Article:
USA Today ran a headline saying ‘Coronavirus surges aren’t linked to George Floyd, policing, Black Lives Matter protests’. “No single cause seems to explain why some places have seen spikes and others haven’t…. If large crowds continue to gather at church, the beach and bars without wearing masks and without social distancing, experts said it’s only a matter of time before an infected person triggers a new outbreak.”

Sacramento County health services director Peter Beilenson says “if COVID-19 was spreading rapidly at the demonstrations for racial justice that started in late May, health workers would be seeing lots of cases by now.” Al-Jazeera looked at public numbers for confirmed cases and said “With such large crowds, by now, you could possibly expect to see an increase in the number of registered coronavirus infections - but that has not been the case so far.”

NYC mayor Bill de Blasio ordered contract tracers to not ask about protest attendance. Actions like this are probably responsible for the lack of data. “Cuomo and de Blasio find themselves walking a tightrope, warning protesters to be aware that COVID-19 remains a very real threat to life and strongly advising all who attend demonstrations to get tested. But they are also steering clear of dissuading anyone from participating in demonstrations.”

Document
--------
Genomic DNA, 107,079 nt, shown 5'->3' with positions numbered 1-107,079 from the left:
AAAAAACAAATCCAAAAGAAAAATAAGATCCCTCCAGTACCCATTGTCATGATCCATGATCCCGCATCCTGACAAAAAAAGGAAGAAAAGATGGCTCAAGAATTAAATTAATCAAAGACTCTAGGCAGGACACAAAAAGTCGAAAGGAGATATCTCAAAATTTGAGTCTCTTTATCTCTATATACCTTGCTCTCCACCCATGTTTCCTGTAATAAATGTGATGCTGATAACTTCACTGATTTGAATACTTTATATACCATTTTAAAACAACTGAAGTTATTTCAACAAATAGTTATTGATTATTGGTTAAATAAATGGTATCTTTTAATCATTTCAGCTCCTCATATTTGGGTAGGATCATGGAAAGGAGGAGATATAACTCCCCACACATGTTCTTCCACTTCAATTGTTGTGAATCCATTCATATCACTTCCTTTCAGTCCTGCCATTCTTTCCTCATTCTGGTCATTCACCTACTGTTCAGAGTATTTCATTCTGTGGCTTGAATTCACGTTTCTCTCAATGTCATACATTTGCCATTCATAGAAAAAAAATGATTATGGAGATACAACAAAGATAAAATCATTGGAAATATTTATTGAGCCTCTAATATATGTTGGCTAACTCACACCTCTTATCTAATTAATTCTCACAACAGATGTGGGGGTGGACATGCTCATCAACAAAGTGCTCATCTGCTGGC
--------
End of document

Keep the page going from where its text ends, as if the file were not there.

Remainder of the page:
Shortly after the media claimed protests weren't responsible for any increases, reports surged by up to 77%. Axios said "Nationwide, cases are up 30% compared to the beginning of this month, and dramatically worsening outbreaks in several states are beginning to strain hospital capacity.... Younger people are making up a greater share of all cases[.]" Protests are likely a big part of the rise in cases, although correlation doesn't imply causation. A report from J.P. Morgan says there's a link between restaurant spending and increased cases.

Is the world about to experience a large spike in coronavirus-related cases? Well, it’s already happening. But as mentioned above, data can be unreliable or difficult to parse, so we don’t have a full picture of WHY. Either way: the world wasn’t prepared for SARS-CoV-2. And we could’ve been.